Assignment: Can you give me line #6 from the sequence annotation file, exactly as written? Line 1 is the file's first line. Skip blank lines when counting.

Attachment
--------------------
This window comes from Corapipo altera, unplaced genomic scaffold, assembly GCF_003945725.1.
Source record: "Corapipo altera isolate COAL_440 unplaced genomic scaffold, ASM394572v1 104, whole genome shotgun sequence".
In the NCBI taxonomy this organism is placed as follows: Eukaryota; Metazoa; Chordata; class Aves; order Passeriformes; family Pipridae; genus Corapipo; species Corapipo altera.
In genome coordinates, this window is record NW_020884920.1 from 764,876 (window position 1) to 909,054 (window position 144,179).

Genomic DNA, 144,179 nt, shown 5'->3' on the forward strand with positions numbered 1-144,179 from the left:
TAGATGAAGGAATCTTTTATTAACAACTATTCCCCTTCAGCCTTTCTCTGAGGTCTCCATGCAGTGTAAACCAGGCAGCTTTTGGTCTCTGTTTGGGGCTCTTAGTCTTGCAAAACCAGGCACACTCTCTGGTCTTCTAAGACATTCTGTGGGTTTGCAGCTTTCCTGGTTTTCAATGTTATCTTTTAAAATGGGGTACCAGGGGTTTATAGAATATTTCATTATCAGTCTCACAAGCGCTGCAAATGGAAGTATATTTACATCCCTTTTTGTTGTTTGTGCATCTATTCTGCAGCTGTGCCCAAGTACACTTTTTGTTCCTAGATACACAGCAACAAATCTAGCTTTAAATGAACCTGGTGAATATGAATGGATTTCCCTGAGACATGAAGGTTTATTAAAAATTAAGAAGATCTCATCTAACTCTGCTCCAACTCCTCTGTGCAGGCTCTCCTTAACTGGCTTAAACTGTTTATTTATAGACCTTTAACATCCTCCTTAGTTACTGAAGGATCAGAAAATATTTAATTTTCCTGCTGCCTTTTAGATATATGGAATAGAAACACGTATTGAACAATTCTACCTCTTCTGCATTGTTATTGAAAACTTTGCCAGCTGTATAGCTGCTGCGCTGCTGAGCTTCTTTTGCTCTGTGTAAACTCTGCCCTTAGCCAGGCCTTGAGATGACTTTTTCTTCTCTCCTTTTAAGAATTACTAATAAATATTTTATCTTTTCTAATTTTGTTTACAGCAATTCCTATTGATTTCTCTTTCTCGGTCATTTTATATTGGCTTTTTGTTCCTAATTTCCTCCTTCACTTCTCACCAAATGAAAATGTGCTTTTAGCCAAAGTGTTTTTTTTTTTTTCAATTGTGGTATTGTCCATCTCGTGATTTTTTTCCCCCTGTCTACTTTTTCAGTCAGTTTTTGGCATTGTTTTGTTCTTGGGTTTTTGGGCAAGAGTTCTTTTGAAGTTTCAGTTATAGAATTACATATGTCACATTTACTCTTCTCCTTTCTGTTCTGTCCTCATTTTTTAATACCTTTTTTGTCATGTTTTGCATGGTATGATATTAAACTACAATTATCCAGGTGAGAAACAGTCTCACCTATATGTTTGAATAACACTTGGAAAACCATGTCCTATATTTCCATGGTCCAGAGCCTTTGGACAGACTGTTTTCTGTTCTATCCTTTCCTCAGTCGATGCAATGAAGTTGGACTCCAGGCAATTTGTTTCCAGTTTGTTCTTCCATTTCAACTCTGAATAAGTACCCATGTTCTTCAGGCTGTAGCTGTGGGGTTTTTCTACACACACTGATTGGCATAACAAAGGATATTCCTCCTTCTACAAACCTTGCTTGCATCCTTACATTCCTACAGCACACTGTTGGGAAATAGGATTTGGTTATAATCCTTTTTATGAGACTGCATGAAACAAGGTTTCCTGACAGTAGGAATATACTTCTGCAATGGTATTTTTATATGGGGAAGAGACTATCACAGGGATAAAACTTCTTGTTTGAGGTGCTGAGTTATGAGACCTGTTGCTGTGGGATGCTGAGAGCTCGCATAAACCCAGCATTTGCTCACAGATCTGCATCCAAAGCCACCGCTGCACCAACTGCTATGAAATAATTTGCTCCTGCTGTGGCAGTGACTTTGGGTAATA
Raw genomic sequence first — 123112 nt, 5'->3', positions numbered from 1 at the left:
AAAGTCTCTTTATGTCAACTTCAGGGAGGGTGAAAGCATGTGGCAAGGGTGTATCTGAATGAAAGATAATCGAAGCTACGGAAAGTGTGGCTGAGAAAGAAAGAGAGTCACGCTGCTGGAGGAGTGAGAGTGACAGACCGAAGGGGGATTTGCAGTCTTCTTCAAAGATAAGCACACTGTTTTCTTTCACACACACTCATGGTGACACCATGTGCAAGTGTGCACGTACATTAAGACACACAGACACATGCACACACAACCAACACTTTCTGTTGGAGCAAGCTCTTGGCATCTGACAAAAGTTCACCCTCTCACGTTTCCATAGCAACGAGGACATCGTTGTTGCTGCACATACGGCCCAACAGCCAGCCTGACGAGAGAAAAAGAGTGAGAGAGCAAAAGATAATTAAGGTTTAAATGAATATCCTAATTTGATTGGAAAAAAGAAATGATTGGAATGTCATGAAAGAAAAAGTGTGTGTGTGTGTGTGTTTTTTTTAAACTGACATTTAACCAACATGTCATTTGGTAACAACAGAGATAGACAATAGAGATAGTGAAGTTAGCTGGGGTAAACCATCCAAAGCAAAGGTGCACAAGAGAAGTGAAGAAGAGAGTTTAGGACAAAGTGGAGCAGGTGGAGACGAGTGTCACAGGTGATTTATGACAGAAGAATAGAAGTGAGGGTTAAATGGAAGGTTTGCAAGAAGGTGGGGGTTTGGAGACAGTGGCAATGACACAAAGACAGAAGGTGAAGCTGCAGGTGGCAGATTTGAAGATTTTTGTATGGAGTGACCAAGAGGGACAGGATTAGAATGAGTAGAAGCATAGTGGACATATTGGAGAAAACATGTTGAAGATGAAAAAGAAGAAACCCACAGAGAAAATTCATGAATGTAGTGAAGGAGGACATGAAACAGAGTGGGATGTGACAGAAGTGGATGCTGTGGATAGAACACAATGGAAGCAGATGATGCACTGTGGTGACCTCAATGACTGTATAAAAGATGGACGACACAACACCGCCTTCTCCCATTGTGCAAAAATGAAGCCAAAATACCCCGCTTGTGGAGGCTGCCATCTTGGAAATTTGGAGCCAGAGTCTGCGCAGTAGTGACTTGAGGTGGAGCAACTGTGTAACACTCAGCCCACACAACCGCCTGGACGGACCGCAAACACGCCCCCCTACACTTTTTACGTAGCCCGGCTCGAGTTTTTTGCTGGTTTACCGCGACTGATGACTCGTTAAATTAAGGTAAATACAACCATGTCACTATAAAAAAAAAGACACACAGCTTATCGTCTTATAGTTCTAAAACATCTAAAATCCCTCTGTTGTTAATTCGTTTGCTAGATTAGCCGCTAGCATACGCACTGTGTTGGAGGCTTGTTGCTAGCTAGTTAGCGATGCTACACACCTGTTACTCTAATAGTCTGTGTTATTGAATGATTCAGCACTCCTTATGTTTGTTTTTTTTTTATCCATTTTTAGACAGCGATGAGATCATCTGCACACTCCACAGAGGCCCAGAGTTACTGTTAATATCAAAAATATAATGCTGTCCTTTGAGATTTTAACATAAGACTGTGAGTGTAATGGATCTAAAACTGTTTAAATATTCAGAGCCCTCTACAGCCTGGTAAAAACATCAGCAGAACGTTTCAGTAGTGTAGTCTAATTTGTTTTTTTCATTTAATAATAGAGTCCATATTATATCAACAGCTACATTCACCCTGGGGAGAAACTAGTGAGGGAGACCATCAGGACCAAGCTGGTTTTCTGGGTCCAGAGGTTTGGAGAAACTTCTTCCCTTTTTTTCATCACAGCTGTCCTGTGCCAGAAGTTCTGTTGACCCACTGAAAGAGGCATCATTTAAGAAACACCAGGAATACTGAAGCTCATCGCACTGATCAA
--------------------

TAGATGAAGGAATCTTTTATTAACAACTATTCCCCTTCAGCCTTTCTCTGAGGTCTCCATGCAGTGTAAACCAGGCAGCTTTTGGTCTCTGTTTGGGGCTCTTAGTCTTGCAAAACCAGGCACACTCTCTGGTCTTCTAAGACATTCTGTGGGTTTGCAGCTTTCCTGGTTTTCAATGTTATCTTTTAAAATGGGGTACCAGGGGTTTATAGAATATTTCATTATCAGTCTCACAAGCGCTGCAAATGGAAGTATATTTACATCCCTTTTTGTTGTTTGTGCATCTATTCTGCAGCTGTGCCCAAGTACACTTTTTGTTCCTAGATACACAGCAACAAATCTAGCTTTAAATGAACCTGGTGAATATGAATGGATTTCCCTGAGACATGAAGGTTTATTAAAAATTAAGAAGATCTCATCTAACTCTGCTCCAACTCCTCTGTGCAGGCTCTCCTTAACTGGCTTAAACTGTTTATTTATAGACCTTTAACATCCTCCTTAGTTACTGAAGGATCAGAAAATATTTAATTTTCCTGCTGCCTTTTAGATATATGGAATAGAAACACGTATTGAACAATTCTACCTCTTCTGCATTGTTATTGAAAACTTTGCCAGCTGTATAGCTGCTGCGCTGCTGAGCTTCTTTTGCTCTGTGTAAACTCTGCCCTTAGCCAGGCCTTGAGATGACTTTTTCTTCTCTCCTTTTAAGAATTACTAATAAATATTTTATCTTTTCTAATTTTGTTTACAGCAATTCCTATTGATTTCTCTTTCTCGGTCATTTTATATTGGCTTTTTGTTCCTAATTTCCTCCTTCACTTCTCACCAAATGAAAATGTGCTTTTAGCCAAAGTGTTTTTTTTTTTTTCAATTGTGGTATTGTCCATCTCGTGATTTTTTTCCCCCTGTCTACTTTTTCAGTCAGTTTTTGGCATTGTTTTGTTCTTGGGTTTTTGGGCAAGAGTTCTTTTGAAGTTTCAGTTATAGAATTACATATGTCACATTTACTCTTCTCCTTTCTGTTCTGTCCTCATTTTTTAATACCTTTTTTGTCATGTTTTGCATGGTATGATATTAAACTACAATTATCCAGGTGAGAAACAGTCTCACCTATATGTTTGAATAACACTTGGAAAACCATGTCCTATATTTCCATGGTCCAGAGCCTTTGGACAGACTGTTTTCTGTTCTATCCTTTCCTCAGTCGATGCAATGAAGTTGGACTCCAGGCAATTTGTTTCCAGTTTGTTCTTCCATTTCAACTCTGAATAAGTACCCATGTTCTTCAGGCTGTAGCTGTGGGGTTTTTCTACACACACTGATTGGCATAACAAAGGATATTCCTCCTTCTACAAACCTTGCTTGCATCCTTACATTCCTACAGCACACTGTTGGGAAATAGGATTTGGTTATAATCCTTTTTATGAGACTGCATGAAACAAGGTTTCCTGACAGTAGGAATATACTTCTGCAATGGTATTTTTATATGGGGAAGAGACTATCACAGGGATAAAACTTCTTGTTTGAGGTGCTGAGTTATGAGACCTGTTGCTGTGGGATGCTGAGAGCTCGCATAAACCCAGCATTTGCTCACAGATCTGCATCCAAAGCCACCGCTGCACCAACTGCTATGAAATAATTTGCTCCTGCTGTGGCAGTGACTTTGGGTAATA